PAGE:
We like to keep things cozy at these functions and this time was no exception. Everyone is gathered around a makeshift table I have crafted of pine planks and wine barrels outside by our little Zen corner of the world.For some odd reason the first bottle I pull out of the cooler has the #7 tag on it so it looks like we are descending numerically this evening. Any observations by the tasters are recorded on the scientific scorecards we copied from John & Dottie. We are shameless in that plagiarism and offer no apologies. Whenever they want to discuss this use of their creativity we would welcome the opportunity to do so over a bottle of their best wine. The cards have rows for eight wines and six columns across the top of the scorecard which are titled; Yech! Good, Very Good, Delicious, Delicious! and Comments. We clink and then go through the ritual. Look at the color, sniff, swirl, sniff again, and sip. With fourteen of us engaged in this little endeavor the pours are light and there are some not-so-quiet remarks being made regarding the extent of the generosity of the Irish in everything not involving alcohol. I choose to ignore those and move on. Lucky they are too, as we have 6 more wines to taste.
There seems to be an air of competition anytime a score is recorded and compared, this time is no different. After hosting numerous tastings we have come to the conclusion there are no winners or losers. In fact we are all winners because we have a better understanding of the varietal we are tasting, sharing a meal, and developing relationships.
This tasting was a little more difficult than in other years we have held them, as all the wines graded fairly high. It would have been nice to be able to have seven glasses, one for each of the wines per guest. According to my math, that would be 98 glasses. As V&I weren’t winners in the latest $590 million Powerball drawing each attendee gets one glass and has to suffer through tasting, making notes, tasting again, then perhaps when all the wines have been run through requesting another taste of a specific number to see if they “got it right.”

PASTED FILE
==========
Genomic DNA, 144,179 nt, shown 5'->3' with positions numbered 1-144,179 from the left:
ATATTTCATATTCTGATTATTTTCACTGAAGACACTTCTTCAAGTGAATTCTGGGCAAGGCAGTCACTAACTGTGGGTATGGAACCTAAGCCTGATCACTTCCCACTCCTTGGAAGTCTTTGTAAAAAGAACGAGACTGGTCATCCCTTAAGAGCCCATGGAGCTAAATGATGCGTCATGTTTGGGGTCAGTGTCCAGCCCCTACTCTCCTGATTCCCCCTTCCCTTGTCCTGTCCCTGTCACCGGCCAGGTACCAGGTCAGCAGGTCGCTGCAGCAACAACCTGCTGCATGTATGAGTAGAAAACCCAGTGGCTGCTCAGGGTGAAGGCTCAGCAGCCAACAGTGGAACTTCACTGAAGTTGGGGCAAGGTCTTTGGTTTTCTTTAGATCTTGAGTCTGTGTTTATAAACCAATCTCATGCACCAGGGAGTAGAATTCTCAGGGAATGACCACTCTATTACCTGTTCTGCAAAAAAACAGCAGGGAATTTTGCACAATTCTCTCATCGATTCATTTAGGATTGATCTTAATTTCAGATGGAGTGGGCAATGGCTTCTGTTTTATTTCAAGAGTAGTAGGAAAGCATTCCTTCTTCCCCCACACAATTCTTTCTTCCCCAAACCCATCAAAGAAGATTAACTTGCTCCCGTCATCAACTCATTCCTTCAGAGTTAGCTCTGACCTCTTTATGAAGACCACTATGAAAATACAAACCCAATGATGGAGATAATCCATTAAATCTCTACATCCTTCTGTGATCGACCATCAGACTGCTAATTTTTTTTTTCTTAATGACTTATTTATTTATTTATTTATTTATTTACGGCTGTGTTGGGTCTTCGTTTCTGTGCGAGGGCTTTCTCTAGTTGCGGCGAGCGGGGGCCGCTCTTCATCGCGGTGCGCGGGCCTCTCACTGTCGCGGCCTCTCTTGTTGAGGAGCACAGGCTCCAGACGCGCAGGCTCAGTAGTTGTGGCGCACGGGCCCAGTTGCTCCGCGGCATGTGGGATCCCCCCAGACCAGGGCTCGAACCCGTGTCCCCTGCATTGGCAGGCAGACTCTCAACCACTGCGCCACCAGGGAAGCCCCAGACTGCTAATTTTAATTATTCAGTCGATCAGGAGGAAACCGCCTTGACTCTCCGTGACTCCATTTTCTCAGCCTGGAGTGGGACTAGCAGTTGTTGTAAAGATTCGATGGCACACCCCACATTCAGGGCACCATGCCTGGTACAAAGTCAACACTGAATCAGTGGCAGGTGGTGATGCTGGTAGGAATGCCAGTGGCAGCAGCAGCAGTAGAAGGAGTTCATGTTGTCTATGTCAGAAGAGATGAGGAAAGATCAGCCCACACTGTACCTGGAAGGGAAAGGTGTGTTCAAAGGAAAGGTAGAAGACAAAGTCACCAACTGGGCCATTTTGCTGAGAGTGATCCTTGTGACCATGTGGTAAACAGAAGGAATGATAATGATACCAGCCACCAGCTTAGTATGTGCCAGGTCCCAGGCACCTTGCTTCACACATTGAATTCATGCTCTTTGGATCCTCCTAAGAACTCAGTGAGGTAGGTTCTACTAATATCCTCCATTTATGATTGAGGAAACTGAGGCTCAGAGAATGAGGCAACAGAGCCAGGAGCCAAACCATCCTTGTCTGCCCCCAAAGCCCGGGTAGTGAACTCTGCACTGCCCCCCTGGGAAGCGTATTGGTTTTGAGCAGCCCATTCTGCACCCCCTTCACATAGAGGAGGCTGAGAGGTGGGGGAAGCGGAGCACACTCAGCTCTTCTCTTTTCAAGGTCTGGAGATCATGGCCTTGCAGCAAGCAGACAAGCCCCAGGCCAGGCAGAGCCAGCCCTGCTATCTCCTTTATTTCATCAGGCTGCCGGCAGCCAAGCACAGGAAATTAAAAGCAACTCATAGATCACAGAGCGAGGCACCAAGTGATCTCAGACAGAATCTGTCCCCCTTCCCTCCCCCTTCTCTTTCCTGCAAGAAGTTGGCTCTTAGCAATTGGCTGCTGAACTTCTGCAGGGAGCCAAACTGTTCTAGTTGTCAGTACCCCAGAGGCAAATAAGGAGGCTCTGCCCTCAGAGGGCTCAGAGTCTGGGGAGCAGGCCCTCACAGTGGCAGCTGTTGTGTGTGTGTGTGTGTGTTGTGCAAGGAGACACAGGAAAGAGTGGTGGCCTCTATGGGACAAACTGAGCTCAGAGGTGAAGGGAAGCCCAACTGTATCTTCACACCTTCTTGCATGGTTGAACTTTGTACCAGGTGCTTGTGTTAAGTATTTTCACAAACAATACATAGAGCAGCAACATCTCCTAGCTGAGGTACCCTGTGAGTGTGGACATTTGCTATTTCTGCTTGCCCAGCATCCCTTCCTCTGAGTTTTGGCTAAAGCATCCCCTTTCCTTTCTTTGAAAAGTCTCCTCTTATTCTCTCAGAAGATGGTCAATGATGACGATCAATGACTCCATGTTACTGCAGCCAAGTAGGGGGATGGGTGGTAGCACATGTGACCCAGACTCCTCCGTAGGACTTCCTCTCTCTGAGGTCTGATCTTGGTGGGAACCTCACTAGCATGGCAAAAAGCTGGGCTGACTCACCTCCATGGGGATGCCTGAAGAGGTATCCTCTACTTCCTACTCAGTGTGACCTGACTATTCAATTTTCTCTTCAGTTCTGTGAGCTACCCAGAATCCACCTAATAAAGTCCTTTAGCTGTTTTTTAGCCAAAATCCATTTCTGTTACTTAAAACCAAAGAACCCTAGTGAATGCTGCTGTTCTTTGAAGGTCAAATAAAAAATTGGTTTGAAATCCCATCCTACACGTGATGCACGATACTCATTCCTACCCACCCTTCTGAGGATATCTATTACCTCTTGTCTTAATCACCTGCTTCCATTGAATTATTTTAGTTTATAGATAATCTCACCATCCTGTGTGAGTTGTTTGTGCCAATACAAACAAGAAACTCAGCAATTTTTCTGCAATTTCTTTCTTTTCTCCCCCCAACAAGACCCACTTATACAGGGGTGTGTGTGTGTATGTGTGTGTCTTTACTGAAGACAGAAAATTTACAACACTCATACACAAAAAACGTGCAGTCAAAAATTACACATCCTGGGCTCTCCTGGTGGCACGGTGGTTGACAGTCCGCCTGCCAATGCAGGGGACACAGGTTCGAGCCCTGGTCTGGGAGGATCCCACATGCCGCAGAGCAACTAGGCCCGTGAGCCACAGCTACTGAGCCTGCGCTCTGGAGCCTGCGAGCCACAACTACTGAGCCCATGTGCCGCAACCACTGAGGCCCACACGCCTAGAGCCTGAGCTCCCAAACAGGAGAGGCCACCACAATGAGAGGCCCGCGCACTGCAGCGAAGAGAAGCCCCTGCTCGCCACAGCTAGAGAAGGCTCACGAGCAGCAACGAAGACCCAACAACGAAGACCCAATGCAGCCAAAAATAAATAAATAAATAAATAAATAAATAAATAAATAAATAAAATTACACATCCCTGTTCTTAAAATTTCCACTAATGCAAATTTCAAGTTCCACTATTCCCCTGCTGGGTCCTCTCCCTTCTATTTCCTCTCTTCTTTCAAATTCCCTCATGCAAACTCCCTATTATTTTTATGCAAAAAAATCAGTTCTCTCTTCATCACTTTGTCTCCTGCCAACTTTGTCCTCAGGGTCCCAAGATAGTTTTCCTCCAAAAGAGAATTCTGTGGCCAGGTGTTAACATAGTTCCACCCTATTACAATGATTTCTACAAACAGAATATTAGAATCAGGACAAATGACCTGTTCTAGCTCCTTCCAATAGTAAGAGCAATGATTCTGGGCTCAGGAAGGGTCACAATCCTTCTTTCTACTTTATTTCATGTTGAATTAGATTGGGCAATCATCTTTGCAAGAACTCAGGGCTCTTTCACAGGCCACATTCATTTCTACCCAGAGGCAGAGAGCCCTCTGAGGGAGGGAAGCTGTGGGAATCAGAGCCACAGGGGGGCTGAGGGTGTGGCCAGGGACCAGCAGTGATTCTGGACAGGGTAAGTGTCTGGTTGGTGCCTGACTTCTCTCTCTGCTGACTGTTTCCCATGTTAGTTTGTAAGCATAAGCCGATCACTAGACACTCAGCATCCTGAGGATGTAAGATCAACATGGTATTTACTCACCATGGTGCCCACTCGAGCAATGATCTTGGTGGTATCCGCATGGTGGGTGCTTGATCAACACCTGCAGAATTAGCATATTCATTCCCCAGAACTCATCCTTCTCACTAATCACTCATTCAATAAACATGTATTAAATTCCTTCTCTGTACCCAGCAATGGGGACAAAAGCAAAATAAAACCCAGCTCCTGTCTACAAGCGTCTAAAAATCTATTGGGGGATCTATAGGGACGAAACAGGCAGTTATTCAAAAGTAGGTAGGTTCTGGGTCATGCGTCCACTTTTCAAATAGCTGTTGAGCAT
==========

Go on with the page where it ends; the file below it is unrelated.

After all of the wines have been sampled, the scorecards are gathered and undergo tabulation under the strictest of scrutiny. Where are those auditors anyways? Probably out back still involved in tasting. Oh well, we will just have to press on without them. Hors d’oeuvres of cedar planked Copper River Salmon spread and pepper jelly on the side and a Lobster salad with various crackers were offered to the guests to pass the time. A couple of comments were extended, “A great way to be reintroduced to Chardonnay.” “Thanks for putting together that handout.” “Salmon is awesome” (I will only take a little credit for the last one as I planked the salmon earlier but V assembled the spread and Lobster salad).
As said earlier, V&I love being students and these times are no exception. All the wines were good, hard to rank, and caused considerable conversation amongst the guests.
The tabulator is finished. There was some discussion about the technology help and why didn’t we have something like the spreadsheet this past fall? It is nice to have good friends who despite the appearance of a conflict of interest are good natured enough to dive in head-first to make sense of the “Xs” in the boxes of our highly sophisticated score card. We are blessed to have people in our life like that. Thanks T.